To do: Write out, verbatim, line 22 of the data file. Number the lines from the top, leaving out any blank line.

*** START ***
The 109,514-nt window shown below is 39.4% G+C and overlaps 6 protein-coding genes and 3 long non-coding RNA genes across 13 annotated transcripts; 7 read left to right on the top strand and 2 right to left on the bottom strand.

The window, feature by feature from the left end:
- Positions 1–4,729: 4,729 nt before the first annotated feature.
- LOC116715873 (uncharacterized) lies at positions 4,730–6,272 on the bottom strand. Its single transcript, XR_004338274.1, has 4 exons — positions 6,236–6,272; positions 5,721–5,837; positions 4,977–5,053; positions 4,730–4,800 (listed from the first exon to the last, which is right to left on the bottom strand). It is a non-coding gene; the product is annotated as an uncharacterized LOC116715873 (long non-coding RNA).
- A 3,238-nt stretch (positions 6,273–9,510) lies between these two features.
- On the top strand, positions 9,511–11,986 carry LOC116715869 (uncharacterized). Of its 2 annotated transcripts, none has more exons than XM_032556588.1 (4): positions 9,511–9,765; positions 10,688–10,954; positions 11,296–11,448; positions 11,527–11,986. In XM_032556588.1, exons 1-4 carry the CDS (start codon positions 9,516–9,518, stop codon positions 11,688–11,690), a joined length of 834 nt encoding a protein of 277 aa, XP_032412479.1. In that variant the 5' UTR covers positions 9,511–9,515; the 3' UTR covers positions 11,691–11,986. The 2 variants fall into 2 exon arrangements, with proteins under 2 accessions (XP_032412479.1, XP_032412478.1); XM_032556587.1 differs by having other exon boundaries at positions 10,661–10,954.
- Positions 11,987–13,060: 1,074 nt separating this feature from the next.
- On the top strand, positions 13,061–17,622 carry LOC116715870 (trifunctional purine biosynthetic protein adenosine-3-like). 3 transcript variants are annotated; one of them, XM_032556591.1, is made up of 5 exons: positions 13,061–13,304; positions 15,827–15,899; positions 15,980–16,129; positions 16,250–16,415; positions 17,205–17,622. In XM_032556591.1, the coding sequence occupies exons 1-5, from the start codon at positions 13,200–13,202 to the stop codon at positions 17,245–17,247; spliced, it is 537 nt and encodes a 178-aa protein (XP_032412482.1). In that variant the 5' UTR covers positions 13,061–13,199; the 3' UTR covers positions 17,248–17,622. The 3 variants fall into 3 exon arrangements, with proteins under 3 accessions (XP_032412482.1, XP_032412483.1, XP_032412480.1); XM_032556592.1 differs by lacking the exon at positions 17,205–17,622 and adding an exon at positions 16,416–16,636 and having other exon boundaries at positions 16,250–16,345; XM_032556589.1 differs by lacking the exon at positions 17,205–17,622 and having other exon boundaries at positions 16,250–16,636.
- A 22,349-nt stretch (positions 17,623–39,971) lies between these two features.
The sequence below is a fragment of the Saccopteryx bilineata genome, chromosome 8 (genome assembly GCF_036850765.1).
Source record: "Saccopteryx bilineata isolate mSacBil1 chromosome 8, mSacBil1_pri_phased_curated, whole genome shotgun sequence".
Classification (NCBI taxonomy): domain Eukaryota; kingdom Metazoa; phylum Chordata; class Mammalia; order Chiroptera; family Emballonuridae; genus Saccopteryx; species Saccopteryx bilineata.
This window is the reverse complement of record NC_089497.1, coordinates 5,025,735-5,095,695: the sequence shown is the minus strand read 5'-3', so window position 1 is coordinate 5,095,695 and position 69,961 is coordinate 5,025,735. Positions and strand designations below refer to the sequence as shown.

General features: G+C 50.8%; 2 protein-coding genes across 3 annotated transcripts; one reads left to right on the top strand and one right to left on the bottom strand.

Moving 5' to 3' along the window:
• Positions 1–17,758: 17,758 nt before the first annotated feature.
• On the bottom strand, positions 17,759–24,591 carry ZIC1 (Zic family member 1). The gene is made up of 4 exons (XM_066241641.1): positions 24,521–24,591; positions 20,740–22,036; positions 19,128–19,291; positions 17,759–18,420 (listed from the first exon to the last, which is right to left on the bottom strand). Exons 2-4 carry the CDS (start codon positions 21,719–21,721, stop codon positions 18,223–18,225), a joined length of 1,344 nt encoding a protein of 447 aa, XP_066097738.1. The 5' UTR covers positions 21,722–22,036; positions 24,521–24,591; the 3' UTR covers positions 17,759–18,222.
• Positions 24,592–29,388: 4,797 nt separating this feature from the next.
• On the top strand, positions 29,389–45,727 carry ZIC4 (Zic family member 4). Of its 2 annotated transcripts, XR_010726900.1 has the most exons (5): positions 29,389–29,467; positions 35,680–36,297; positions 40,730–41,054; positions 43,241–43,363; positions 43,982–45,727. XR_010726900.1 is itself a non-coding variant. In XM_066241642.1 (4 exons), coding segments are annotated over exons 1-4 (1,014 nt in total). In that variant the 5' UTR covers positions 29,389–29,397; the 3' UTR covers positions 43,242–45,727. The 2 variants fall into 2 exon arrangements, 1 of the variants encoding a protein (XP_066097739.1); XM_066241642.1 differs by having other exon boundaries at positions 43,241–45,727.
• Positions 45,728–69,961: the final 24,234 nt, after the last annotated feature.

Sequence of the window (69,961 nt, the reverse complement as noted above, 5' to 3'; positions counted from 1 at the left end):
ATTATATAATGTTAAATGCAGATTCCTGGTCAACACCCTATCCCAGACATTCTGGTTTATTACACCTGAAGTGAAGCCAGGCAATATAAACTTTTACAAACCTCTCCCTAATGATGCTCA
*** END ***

ATTATATAATGTTAAATGCAGATTCCTGGTCAACACCCTATCCCAGACATTCTGGTTTATTACACCTGAAGTGAAGCCAGGCAATATAAACTTTTACAAACCTCTCCCTAATGATGCTCA